Saturday, January 21, 2012

Revisiting the Wetlands

Have received word that a work I did for the WetlandCare Exhibition this year has received second prize in the open section. Obviously not quite as exciting as first prize like last year, but still pretty good. It is nice to be able to paint about things that matter to me and have other people recognise something in the works I create. I'm not sure if I'll get to Canberra this year, I am trying to save my pennies for other things, but it would be nice to hit the capital again, and in particular the ANG. Mind you, last year when I was there, it was 39 and 40 degrees everyday. Even though there wasn't the humidity we have here, it was still pretty hard to take! Anyway, pic below:

Thursday, January 5, 2012

What else at GoMA?

Of course the big ticket gig is the Matisse exhibition, which was also rather wonderful. Aside from marvelling at the man's brilliant economy of line and formidable drawing skills, it was very encouraging thanks to a number of things:

1.  His early 'college of art' drawings were alot like mine were in those days. Did you notice he didn't quite gain confidence in drawing hands and feet until a few years later? To begin with they were nebulous shapes or behind the back etc. I wonder if his art tutors rolled their eyes, like mine did?
2. As I tell my students all the time...practice, practice, practice. Matisse developed his talent through 'just doing it'. Remembering that this exhibition of 300 drawings is a fraction of the drawings he did, which in turn represents a fraction of his overall body of work, he was obviously very productive. I am looking forward to making that point yet again to my senior students!
3. I loved his detailed charcoal drawings.
4. Also loved the way his forms became even more economical as time went on to end up as flat shapes and a change in media to screen printing.

After all that, it is just delightful to enter the drawing room, where you can sit quietly with lovely things and draw to your heart's content, (broken up by the odd cup of coffee overlooking the river, of course). I will be more than happy to buy another ticket just to have that experience again, though I must try and pick my time to avoid the madding crowds (and school kids). This is the drawing I did on the tablet in the drawing room!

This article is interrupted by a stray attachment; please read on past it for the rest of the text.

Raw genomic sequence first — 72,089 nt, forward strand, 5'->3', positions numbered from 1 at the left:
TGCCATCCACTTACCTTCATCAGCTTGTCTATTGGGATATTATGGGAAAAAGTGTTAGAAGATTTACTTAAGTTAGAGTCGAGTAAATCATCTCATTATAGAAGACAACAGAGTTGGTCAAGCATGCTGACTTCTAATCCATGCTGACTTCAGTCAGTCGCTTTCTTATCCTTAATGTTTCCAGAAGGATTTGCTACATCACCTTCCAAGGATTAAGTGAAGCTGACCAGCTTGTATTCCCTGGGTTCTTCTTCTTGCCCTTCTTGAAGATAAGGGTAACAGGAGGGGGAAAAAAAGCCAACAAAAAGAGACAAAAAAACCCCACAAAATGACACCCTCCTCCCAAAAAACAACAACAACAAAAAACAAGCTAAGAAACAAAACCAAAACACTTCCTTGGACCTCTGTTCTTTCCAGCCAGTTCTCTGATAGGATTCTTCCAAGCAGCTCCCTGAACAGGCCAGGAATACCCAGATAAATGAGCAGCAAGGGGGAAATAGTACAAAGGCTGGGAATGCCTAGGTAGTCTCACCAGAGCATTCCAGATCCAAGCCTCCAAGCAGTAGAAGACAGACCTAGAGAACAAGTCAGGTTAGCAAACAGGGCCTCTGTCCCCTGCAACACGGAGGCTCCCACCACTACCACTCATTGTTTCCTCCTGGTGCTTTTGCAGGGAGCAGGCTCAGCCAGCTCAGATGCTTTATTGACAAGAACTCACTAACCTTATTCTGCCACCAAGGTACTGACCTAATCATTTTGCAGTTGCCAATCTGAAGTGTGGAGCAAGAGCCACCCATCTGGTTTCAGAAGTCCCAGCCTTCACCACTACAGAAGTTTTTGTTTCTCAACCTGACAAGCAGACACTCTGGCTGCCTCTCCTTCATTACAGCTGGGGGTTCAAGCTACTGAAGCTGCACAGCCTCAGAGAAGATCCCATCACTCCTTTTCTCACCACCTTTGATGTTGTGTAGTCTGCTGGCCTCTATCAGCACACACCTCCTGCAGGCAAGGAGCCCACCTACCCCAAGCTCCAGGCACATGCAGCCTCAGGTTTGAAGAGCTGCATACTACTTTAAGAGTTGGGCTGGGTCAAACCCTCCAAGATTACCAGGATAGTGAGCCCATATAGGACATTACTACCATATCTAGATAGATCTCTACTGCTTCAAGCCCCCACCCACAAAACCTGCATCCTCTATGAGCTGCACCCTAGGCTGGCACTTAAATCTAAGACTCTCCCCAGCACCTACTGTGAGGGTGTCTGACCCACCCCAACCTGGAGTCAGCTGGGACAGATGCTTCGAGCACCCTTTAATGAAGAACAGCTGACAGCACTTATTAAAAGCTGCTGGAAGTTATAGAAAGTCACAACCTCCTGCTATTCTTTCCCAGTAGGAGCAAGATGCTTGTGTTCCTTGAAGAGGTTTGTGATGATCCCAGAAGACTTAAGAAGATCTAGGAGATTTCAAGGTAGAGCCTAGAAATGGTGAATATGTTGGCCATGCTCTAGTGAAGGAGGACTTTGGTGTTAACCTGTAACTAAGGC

Forgot to mention...Matisse was a cat man, which always raises a person in my estimation. Many artists of all kinds choose cats as companions; I think it is the enigmatic quality they exude. He had two cats, Minouche and Coussi, living in his Villa Reve in Vence. It is said that Minouche had an 'M' for Matisse on his forehead. The cats kept him company when he was confined to bed due to poor health.

Monday, January 2, 2012

Current GoMA exhibits

As I said before Christmas, I would do a couple of blogs about my latest visit to GoMA, so here is the first installment:

One of the installations I was really keen to see was the 'we miss you magic land' installation in the children's gallery. I wanted to see it, because I am thinking of an installation for my next exhibition and Pip and Pop (artists) seem to have an aesthetic not too dissimilar to mine. It certainly was the lolly-coloured fairy land I had envisaged, but overall I was quite disappointed. Perhaps that is because it was aimed at children, but there lives a child in all of us, and this exhibition failed to interest mine all that much. Perhaps again it was that the space was filled with children that stopped me from feeling immersed, but I somehow doubt that. I know this is terribly picky, but the exhibition included numerous little plastic animals, but they were all included as they were - straight out of the packet, which at times made them seem very out of place and incongruous. Given the effort it would have taken to do the sugar part of the exhibit, I would have thought a quick coat of metallic pink paint or something on the animals would have been worth it. Again, we (I) need to bear in mind that the exhibit was meant for children, but given the title, I would have liked it to say something...I don't know what, but it just seemed...well...decorative, pretty, an amazing attention to detail, but a wee bit pointless.

By contrast, I loved the installations by (clearly slightly bonkers - and I mean that in the nicest possible way) Japanese Artist Yayoi Kusama in the exhibition: Look Now, See Forever.  Her installations were completely immersive, possibly by virtue of her brilliant use of mirrors, saturated colour and dynamic forms, but I could feel the buzz in my head that happens when you know you are witnessing something important, even if it is just challenging your concept of reality. My favourites were Reach Up to the Universe, Dotted Pumpkin and Dots Obsession, both pictured below.

The artist freely admits her obsession with dots, a problem that has plagued her inner life since childhood. You get to join the obsession by participating in the interactive exhibition The Obliteration Room where you can add coloured dots to any part of what was once a white room. The room virtually hums with the vibration of colour and shape. Her video installation featuring the artist singing her own composition: Song of a Manhattan Suicide Addict is fascinating in a train-wreck kind of way and what prompted my original comment. She certainly sees life in a refreshingly 'dotty' way - should be more like her.

If you want to go to the gallery's website, I have put in a link on the side, and I will be back in a day or so to talk a bit more about the Gallery's fifth birthday exhibits.